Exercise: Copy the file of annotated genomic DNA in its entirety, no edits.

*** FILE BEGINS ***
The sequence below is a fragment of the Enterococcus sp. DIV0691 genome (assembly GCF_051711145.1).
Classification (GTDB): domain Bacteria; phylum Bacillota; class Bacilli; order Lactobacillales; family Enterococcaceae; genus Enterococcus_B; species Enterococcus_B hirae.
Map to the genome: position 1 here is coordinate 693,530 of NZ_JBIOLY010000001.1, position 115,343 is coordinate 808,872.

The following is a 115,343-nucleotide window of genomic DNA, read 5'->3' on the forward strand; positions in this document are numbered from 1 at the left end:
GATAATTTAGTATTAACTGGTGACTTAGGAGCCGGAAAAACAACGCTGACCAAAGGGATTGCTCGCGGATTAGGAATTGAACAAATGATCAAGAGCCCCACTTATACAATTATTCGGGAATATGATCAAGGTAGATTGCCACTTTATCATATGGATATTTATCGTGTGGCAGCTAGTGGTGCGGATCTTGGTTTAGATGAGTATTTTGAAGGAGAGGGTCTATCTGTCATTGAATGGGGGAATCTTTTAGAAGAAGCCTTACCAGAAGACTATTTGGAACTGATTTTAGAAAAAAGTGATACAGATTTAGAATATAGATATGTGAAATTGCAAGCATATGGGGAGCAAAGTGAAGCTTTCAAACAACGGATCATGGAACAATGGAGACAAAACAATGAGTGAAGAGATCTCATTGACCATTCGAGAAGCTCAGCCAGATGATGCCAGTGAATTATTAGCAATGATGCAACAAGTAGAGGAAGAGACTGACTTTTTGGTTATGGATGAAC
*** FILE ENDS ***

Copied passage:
The sequence below is a fragment of the Enterococcus sp. DIV0691 genome (assembly GCF_051711145.1).
Classification (GTDB): domain Bacteria; phylum Bacillota; class Bacilli; order Lactobacillales; family Enterococcaceae; genus Enterococcus_B; species Enterococcus_B hirae.
Map to the genome: position 1 here is coordinate 693,530 of NZ_JBIOLY010000001.1, position 115,343 is coordinate 808,872.

The following is a 115,343-nucleotide window of genomic DNA, read 5'->3' on the forward strand; positions in this document are numbered from 1 at the left end:
GATAATTTAGTATTAACTGGTGACTTAGGAGCCGGAAAAACAACGCTGACCAAAGGGATTGCTCGCGGATTAGGAATTGAACAAATGATCAAGAGCCCCACTTATACAATTATTCGGGAATATGATCAAGGTAGATTGCCACTTTATCATATGGATATTTATCGTGTGGCAGCTAGTGGTGCGGATCTTGGTTTAGATGAGTATTTTGAAGGAGAGGGTCTATCTGTCATTGAATGGGGGAATCTTTTAGAAGAAGCCTTACCAGAAGACTATTTGGAACTGATTTTAGAAAAAAGTGATACAGATTTAGAATATAGATATGTGAAATTGCAAGCATATGGGGAGCAAAGTGAAGCTTTCAAACAACGGATCATGGAACAATGGAGACAAAACAATGAGTGAAGAGATCTCATTGACCATTCGAGAAGCTCAGCCAGATGATGCCAGTGAATTATTAGCAATGATGCAACAAGTAGAGGAAGAGACTGACTTTTTGGTTATGGATGAAC